MOTORING NEWS - At the Vauxhall car showroom in Chingford, just northeast of London, business is motoring ahead after Britain lifted lockdown restrictions this week on the coronavirus-ravaged sector.
Car dealerships in England finally reopened as the UK government relaxed COVID-19 measures that had slammed the brakes on the industry and helped send the economy into reverse.
"When we reopened it was quite refreshing and pleasing," Nick Locke, manager of the Chingford dealership, told AFP on Thursday, against a backdrop of sparkling brand new vehicles.
Sector sales had screeched to a near halt in April and May after a nationwide lockdown was imposed on March 23 to stop the virus's spread.
Post-lockdown demand now is booming in Chingford for affordable mid-range cars from Vauxhall, which is owned by French automaker PSA Peugeot-Citroen.
"It's come back," Locke told AFP when questioned about the strength of demand since reopening on Monday.
"We have been very busy in sales and also in service - busier than we probably anticipated."
"On a daily basis we are selling three or four cars," he added, noting the dealership has nevertheless temporarily reduced sales staff.
Although normality is returning slowly, there are signs of strict health measures introduced to halt the deadly disease, which has so far killed almost 40,000 people in Britain.
Face masks and sanitiser hand gel are available at the entrance and the sales office has screens to prevent virus transmission, while social distancing measures have been introduced throughout.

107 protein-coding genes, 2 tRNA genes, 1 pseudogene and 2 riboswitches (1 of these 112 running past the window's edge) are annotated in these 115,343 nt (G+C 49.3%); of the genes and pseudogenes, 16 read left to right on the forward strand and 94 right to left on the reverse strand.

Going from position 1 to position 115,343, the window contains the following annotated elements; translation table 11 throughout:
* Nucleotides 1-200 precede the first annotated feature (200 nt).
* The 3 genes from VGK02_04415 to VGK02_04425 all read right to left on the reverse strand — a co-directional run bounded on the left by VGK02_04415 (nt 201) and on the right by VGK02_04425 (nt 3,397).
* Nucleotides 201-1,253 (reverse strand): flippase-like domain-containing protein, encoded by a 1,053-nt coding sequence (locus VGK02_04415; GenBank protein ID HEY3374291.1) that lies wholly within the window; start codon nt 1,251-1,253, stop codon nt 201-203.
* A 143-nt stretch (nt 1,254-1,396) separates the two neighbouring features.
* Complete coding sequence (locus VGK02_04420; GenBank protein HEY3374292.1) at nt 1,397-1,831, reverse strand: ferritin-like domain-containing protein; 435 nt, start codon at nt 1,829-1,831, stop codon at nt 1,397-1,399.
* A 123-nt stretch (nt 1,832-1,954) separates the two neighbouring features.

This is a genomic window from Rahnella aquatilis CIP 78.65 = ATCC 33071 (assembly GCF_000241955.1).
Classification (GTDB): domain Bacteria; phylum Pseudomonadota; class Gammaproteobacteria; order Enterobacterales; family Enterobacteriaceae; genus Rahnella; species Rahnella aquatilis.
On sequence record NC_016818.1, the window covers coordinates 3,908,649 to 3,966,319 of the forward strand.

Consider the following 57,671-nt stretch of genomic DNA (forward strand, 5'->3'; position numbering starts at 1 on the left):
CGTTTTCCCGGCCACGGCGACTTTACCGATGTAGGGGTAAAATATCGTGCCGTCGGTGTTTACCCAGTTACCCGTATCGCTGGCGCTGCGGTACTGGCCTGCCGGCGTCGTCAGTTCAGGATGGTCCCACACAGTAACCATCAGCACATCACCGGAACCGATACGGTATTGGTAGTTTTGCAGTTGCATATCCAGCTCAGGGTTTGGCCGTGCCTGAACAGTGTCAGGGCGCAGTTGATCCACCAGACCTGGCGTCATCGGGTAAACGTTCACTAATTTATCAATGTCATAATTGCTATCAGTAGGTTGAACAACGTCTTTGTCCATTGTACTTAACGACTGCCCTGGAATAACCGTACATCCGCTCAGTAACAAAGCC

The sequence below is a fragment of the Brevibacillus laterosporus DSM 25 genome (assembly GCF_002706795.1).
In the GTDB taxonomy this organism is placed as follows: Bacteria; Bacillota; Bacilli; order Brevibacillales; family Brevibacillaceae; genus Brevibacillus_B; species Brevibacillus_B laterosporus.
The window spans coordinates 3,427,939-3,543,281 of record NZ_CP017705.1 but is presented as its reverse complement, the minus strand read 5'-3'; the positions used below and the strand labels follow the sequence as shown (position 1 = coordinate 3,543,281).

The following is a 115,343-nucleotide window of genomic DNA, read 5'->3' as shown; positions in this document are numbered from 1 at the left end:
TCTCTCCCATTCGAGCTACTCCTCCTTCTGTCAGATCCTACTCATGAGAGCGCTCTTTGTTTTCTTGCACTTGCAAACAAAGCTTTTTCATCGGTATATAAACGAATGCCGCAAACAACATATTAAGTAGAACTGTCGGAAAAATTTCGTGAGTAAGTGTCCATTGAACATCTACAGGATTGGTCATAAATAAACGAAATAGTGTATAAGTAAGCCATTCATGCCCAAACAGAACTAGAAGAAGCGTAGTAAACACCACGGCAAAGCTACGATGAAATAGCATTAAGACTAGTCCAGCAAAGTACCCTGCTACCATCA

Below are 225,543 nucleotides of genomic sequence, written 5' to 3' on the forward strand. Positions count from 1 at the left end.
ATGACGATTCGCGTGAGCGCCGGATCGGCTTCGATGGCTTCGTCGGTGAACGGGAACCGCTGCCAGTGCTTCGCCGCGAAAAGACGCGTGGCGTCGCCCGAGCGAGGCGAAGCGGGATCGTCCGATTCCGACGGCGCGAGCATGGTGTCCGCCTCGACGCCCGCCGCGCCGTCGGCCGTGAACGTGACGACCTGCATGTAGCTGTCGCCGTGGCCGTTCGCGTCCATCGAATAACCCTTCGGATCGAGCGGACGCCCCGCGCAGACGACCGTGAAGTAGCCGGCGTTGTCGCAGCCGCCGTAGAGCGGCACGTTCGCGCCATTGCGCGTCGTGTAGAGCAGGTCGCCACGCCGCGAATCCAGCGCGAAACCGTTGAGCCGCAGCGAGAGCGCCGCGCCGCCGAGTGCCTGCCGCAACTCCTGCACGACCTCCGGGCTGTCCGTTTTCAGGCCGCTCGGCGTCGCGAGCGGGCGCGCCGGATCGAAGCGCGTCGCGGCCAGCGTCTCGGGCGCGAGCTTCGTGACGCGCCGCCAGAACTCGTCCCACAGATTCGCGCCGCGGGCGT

In Britain, sales of new cars plunged by about 90 percent in both April and May, according to the Society of Motor Manufacturers and Traders (SMMT).
Sales are also down 51 percent in the first five months of this year.
Yet Locke remains bullish, predicting that the market will return to where it was before the lockdown in "four to six months".
He said low-price cars are especially appealing to customers who want to avoid public transport because of the new disease.
"They are going to be looking to buy cars probably up to about £7,000 or £8,000 (about $9,000 to $10,000) for the lower price range," said the car dealer.
"That is going to save them putting themselves and their families at risk."
'Every manufacturer suffers'
Vauxhall Group managing director Stephen Norman, speaking to AFP, mirrored Locke's optimism but sounded a note of caution for the sector as a whole.
"When you lose 90 percent of the market, Vauxhall, like every manufacturer, inevitably suffers," Norman said via a video link-up.
"Had it not been for the government's furlough scheme, I am not even sure we would be having this conversation today," he added in reference to the COVID-19 job retention scheme under which the state pays 80 percent of monthly wages.
He said online searches for vehicles of all types continued at their old pace during the two-month lockdown.
"So I do believe the industry will bounce back - but of course it will take time. It won't happen in a day or a week or even a month.
"It will take months, perhaps some quarters, before we get to what I would term a natural running rate for the motoring industry in the United Kingdom."
Fresh coronavirus damage
However on Thursday, fresh evidence of coronavirus damage emerged as car dealership group Lookers said it would axe about 1,500 jobs and shut 12 showrooms.
James Bond's favourite carmaker Aston Martin also cut 500 jobs in response to tumbling demand and ballooning losses at the luxury group.
And Japan's Nissan warned separately Wednesday that a no-deal Brexit would make its Sunderland car factory in northeast England unsustainable due to the prospect of higher tariffs.
Trade negotiators from Britain and the EU are this week locked in a fourth round of post-Brexit negotiations, but no-one in London or Brussels expects a breakthrough.
"This is not an industry where you can take things lightly, whatever they (may be) - and certainly not a pandemic, any more than the negotiations with the rest of Europe," said Norman.